People usually want to avoid demerit points on their licence, but a Warrawong man wants the government to give him some.
Dante Espinoza was caught speeding on the M1 Princes Motorway at Gwynneville while driving his wife’s car.
She ended up with the demerit points, the fine and a three-month suspension despite Mr Espinoza repeatedly informing the State Debt Recovery Office that he was driving.
The problem was exacerbated because the couple moved from Coledale to Warrawong just before he was caught speeding in March.
By the time he got around to changing their details, the infringement notice had already been mailed out to their old address and then sent back.
They didn't find out about the fine until his wife went for a driving test after spending a few months as a learner driver to get used to Australian road conditions.
“She had an overseas driving licence but she is still afraid of driving on the left-hand side,” Mr Espinoza said.
“Anyone with an international licence has to sit for a practical driving test.
“So went we go for that driving test we found out that her licence was going to be suspended a few weeks later.”
That suspension “put our life on hold”, Mr Espinoza said. His wife has a contracting cleaning business and he has spent the last three months having to drive her to her jobs.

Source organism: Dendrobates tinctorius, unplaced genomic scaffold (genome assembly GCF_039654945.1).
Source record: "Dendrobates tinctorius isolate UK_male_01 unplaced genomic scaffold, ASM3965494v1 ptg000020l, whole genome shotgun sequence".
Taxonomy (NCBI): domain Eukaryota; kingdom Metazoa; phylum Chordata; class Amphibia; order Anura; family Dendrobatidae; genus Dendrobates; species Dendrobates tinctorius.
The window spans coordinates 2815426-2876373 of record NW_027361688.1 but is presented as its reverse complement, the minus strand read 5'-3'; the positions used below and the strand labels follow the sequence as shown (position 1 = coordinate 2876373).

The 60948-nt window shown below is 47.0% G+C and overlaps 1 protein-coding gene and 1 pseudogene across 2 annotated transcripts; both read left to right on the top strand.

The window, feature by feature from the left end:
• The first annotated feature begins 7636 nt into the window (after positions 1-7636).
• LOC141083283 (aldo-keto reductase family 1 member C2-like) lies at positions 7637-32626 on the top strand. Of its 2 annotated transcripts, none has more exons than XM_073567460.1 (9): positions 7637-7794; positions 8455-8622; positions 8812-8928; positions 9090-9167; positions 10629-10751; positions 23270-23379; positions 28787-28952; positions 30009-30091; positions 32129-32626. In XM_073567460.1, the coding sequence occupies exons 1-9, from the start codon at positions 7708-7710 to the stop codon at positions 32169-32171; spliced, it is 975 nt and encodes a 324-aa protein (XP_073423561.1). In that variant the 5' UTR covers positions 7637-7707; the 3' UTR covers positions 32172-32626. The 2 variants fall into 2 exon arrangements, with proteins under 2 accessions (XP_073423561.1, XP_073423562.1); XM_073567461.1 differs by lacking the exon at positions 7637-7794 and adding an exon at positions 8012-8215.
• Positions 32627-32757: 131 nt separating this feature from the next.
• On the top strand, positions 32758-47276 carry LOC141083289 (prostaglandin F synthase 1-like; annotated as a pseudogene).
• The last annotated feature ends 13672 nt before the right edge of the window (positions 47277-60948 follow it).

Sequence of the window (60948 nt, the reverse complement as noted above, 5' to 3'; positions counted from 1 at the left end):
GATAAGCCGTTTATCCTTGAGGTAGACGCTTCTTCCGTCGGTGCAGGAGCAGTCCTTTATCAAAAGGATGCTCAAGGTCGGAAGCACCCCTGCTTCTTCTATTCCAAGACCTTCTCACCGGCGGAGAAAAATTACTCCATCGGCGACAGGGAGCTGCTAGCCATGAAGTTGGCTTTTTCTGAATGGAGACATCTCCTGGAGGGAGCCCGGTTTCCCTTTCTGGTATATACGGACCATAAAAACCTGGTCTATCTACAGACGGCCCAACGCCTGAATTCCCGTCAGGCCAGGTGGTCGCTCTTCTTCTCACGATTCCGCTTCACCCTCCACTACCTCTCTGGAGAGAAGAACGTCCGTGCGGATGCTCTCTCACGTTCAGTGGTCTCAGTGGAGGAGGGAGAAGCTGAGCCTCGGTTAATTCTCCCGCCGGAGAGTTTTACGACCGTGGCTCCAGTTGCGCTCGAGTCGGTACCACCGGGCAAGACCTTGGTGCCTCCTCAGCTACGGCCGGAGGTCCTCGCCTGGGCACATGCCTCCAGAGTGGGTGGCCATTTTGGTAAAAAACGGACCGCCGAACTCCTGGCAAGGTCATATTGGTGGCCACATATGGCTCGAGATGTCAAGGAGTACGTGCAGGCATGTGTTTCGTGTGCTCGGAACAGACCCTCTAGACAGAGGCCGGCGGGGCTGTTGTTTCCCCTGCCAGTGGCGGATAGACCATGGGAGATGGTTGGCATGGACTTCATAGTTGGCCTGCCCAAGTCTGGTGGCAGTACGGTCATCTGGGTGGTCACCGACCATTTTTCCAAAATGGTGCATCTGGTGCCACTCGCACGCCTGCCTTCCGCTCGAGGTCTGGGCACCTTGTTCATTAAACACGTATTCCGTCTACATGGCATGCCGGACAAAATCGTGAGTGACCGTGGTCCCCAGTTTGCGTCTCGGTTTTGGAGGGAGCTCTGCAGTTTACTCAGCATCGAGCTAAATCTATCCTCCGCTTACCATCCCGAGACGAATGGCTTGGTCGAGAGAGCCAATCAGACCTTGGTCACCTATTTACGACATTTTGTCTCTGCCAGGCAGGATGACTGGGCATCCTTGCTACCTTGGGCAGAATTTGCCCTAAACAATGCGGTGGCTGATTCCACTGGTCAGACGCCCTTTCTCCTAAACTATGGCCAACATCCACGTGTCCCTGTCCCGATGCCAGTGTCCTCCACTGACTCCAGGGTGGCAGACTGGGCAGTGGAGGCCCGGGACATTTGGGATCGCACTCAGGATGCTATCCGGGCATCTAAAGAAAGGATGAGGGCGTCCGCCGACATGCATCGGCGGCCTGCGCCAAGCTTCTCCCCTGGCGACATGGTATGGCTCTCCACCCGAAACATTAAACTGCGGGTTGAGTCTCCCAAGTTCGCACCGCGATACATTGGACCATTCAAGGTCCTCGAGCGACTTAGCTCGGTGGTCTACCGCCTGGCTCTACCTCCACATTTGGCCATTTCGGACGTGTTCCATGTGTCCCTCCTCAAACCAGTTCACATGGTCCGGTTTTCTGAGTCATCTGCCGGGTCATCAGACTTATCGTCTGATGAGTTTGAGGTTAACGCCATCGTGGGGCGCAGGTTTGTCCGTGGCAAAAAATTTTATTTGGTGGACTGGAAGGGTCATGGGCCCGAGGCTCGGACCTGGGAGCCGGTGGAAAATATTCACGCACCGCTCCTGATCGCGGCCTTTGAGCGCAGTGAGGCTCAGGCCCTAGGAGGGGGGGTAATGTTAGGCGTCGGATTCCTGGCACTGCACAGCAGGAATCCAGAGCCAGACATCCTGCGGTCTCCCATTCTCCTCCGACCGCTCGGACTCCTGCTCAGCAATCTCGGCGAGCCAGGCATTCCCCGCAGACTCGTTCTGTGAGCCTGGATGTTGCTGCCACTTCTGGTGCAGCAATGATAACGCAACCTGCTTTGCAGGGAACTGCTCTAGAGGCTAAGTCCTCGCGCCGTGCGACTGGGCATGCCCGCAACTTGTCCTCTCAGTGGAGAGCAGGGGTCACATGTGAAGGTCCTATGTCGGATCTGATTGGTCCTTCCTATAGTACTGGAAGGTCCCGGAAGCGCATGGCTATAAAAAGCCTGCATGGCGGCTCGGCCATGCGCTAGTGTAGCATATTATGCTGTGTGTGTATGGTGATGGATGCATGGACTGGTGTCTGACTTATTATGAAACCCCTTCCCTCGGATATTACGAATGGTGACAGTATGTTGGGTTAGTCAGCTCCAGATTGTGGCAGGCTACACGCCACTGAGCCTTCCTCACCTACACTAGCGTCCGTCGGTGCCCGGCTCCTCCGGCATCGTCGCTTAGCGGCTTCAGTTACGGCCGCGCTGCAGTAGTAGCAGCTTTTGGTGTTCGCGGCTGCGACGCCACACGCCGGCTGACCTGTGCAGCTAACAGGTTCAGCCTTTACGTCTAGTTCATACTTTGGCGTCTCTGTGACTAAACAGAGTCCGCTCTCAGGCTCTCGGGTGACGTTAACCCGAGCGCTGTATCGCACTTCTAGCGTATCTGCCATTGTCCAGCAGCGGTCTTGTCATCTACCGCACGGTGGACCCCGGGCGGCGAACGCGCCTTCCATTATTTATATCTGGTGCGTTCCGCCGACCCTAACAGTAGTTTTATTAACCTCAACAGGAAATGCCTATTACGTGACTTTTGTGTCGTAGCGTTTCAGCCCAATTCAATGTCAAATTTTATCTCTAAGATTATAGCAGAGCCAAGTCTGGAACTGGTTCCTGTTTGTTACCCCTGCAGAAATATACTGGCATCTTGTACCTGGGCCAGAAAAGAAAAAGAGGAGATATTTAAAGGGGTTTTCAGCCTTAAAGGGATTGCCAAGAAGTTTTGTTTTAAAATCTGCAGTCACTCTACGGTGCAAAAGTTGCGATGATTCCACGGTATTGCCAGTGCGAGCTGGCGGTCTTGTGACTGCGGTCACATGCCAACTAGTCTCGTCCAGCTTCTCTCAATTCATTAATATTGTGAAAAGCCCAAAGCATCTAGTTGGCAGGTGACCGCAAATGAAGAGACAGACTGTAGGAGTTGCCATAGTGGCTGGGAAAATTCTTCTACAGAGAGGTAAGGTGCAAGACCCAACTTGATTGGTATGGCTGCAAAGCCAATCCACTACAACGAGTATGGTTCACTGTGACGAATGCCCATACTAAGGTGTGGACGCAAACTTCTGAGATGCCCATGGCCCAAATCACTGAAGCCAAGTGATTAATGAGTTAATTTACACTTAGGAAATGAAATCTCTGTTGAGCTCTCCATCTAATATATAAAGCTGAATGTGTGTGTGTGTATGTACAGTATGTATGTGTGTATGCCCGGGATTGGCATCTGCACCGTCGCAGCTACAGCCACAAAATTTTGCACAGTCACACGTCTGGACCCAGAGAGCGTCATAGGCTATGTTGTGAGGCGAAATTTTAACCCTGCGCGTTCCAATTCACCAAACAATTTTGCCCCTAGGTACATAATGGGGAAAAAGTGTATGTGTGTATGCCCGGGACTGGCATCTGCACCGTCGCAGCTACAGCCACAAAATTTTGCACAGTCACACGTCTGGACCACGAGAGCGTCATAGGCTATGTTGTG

“Someone had to do something – I said it was my fault, I was the one speeding,” he said.
“So she was ‘okay, stay home’. But it’s practically stopped our life.”
That suspension ends on October 25 and yet they have had no luck in getting the demerit points transferred to his licence.
Mr Espinoza said he wasn't going to let the matter rest.
“That’s going to be on her record,” he said.
“It’s going to be on my wife’s record that her licence was suspended for speeding. And that is not acceptable.”
A spokesman for Revenue NSW said they regretted the circumstances Mr Espinoza and his wife found themselves in but it highlighted the importance of updating details with Roads and Maritime Services.
This must be done within 14 days, the spokesman said.
He said Revenue NSW had to “work within the rules and procedures outlined by legislation”, which included the time-frame for nominating another driver.
However, they would look to remedy the situation the couple found themselves in.
“In this case Revenue NSW will take the steps it can – remove the penalty and suspension from the record of the person who wasn’t driving and re-issue the penalty to the driver,” the spokesman said.